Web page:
Sunday, December 30, 2012

Performance History Issue in vCenter 5.1

Recently I was reading an internal posting and also found out through my colleague Josh Gray @jasper9, on Twitter that in vCenter 5.1 the Performance History is not retaining any information beyond 30 days. (which is only a month worth of data).

Now such performance data is crucial for getting the analysis done for so many things.

At present the issue is being investigated by VMware.

The issue is discussed here in KB 2042164.

@duncanyb has posted a blog here.

The alternate solution is put forward my @vcdxnz001 on this post here about using vCOPS Foundation.

Apart from it if you have a monthly backup of vCenter VM (complete VMDK) or the VC Database (either SQL or Oracle) then have the backup verified again and if possible make another copy of them. (individual monthly backup copies). So if you need for last one years performance history then you need 12 monthly back up copies of the vCenter Database. Depending on the requirements you can go and use the back up for any performance history retained in the database. Mainly if there is a new install of vCenter Server 5.1 then this should be for few months only as vSphere 5.1 released in October 2012.  It does affect to both instances of fresh install of vCenter Server and an upgrade of vCenter Server from an older versions to 5.1.

I suggest to use the option of "Subscribe to Document" on the KB page to get notification when the fix is released.

Sharing is caring. RT the Tweet if you can.

Wednesday, December 19, 2012

Storage Path Ranking in vSphere

Recently I was researching some storage related issues and found out this cool feature in @MostafaVMW's recent book on Storage Implementation on vSphere 5.0 about ranking your paths when you are using VMW_PSP_MRU with ALUA arrays or non-ALUA Active/Passive Arrays.

So by using the ranked paths you can (indirectly) actually configured preferred path without using the VMW_PSP_FIXED plugin.

As you can rank the paths in ALUA configuration, if one path is no longer valid then PSP fails back to a path which has a higher rank configured. In non-ALUA it goes by the path Group State which is Active and if not available then goes by Standby state.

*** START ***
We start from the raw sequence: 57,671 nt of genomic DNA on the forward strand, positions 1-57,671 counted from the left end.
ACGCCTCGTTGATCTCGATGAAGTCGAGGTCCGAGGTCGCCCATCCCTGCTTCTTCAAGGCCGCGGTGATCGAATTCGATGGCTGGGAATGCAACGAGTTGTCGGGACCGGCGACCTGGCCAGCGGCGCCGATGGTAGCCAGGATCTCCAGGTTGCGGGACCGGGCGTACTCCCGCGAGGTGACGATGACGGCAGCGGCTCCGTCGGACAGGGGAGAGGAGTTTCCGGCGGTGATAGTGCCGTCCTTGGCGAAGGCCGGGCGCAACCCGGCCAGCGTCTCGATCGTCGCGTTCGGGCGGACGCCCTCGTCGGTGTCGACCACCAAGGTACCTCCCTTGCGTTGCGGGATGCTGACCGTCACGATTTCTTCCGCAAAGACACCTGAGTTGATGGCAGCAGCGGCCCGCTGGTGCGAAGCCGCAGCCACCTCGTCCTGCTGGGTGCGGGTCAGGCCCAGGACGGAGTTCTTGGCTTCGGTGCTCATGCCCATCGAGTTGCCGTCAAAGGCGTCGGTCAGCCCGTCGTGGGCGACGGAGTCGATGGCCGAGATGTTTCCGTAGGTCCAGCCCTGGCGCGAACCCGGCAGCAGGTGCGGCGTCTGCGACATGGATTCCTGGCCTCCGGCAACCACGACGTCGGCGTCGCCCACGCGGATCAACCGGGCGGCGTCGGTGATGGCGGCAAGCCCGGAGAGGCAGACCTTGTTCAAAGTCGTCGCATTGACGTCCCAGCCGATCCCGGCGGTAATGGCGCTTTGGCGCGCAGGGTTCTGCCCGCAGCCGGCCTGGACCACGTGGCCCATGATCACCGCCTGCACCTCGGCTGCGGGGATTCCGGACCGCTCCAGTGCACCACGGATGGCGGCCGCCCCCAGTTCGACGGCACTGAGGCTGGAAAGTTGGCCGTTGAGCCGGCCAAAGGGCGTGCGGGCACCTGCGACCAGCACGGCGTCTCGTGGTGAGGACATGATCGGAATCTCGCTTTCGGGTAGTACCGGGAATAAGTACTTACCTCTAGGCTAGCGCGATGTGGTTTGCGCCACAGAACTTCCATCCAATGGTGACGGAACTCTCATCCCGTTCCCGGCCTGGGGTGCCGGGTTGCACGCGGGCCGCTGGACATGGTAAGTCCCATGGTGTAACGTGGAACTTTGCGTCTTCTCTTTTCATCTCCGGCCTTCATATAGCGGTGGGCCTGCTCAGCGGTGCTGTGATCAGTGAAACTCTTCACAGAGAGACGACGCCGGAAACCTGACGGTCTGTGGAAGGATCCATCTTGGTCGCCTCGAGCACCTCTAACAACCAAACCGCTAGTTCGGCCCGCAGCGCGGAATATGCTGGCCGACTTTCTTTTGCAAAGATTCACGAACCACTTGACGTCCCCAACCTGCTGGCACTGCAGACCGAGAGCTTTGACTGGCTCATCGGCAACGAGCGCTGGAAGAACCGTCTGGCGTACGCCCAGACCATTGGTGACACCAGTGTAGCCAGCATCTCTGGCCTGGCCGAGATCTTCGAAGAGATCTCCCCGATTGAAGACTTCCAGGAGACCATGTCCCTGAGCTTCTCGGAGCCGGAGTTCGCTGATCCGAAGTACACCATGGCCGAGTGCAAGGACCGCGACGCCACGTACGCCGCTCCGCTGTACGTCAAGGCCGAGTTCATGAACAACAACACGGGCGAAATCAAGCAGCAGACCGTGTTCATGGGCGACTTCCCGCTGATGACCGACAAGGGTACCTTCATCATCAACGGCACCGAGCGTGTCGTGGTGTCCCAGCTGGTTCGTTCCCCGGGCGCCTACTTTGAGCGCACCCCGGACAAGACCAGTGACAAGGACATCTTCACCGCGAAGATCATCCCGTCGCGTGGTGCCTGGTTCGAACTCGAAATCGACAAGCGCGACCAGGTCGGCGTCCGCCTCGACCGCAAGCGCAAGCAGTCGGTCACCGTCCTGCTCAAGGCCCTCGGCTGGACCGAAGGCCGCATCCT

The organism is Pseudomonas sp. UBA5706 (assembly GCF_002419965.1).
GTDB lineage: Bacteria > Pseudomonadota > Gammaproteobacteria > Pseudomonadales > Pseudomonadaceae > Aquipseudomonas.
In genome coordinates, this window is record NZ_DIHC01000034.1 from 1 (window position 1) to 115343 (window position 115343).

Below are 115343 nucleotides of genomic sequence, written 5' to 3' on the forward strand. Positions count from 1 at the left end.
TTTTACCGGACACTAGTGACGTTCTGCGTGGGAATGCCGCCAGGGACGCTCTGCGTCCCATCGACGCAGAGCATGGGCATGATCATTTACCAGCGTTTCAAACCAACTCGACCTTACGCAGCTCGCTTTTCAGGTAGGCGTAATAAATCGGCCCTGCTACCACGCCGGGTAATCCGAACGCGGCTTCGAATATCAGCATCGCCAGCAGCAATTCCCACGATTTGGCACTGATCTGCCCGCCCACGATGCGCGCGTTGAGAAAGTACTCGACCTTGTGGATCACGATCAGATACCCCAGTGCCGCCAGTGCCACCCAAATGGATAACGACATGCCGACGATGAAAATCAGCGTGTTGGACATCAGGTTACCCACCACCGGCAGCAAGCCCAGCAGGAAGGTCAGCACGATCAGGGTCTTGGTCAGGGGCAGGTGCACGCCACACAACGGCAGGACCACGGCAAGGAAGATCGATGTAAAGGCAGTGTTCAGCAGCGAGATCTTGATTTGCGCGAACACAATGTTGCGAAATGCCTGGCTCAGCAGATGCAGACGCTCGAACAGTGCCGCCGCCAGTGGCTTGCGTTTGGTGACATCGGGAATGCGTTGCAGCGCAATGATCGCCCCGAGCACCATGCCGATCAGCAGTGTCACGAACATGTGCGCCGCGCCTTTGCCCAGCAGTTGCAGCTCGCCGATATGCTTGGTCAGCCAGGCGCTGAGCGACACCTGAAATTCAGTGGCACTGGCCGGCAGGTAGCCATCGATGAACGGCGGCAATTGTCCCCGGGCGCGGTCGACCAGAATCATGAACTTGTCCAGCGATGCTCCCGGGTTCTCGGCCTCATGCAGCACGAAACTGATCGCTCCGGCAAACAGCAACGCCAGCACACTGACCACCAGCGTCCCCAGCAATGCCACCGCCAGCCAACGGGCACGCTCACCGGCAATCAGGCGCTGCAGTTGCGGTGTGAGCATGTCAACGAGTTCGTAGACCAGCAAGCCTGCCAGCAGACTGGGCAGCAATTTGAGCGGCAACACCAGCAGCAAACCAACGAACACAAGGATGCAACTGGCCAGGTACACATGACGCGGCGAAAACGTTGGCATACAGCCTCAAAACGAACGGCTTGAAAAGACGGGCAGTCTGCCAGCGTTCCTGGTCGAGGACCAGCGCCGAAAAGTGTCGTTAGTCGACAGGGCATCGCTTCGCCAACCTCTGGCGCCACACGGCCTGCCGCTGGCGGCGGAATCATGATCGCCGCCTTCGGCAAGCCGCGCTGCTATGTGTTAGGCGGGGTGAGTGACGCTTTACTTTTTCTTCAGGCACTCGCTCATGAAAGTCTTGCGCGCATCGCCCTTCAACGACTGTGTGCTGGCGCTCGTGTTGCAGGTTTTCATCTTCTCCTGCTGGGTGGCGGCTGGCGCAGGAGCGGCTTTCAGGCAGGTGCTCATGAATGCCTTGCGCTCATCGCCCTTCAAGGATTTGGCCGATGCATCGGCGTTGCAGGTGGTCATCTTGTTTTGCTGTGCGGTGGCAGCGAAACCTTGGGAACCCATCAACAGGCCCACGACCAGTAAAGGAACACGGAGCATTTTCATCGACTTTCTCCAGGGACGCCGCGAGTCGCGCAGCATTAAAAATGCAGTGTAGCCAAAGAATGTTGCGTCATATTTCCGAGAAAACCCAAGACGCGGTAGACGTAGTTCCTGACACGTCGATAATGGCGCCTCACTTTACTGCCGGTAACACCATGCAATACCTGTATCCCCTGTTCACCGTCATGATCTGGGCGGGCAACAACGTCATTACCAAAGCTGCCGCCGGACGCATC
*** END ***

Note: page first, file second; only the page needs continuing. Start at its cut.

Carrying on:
You can use the following command to setup the rank which goes in the way like "Higher the value and higher the rank for that path" (Default is 0 - Zero).

esxcli storage nmp psp generic pathconfig set -c "rank-" -p  

You can get the existing ranking for the path using the command:

esxcli storage nmp psp generic pathconfig get –p

Note: Where XX needs to be replaced by numeric value and path name should be provided depending on your requirement/s. Path names can be runtime path name or physical path name.

So to summarize if an AO path with highest rank fails , it will find the next path with highest rank and fails over to that path, but suppose there is no other AO path available with any ranking, then it will fail over to the next highest ranked path which is connected to a port in ANO state and eventually in standby state.

vSphere Client does not have the functionality at present to setup the ranking for the paths so you need to use esxcli command line only for now.

Hope you can use this feature in certain conditions where multipathing policies are not fully available but you can still benefit out of the existing setup using this feature.

I am just spreading the information for those who does not have access to the book. At the same time indeed suggesting to everyone to buy it and read it for further/deeper understanding of all the vSphere Storage related concepts.

Thanks and please share !!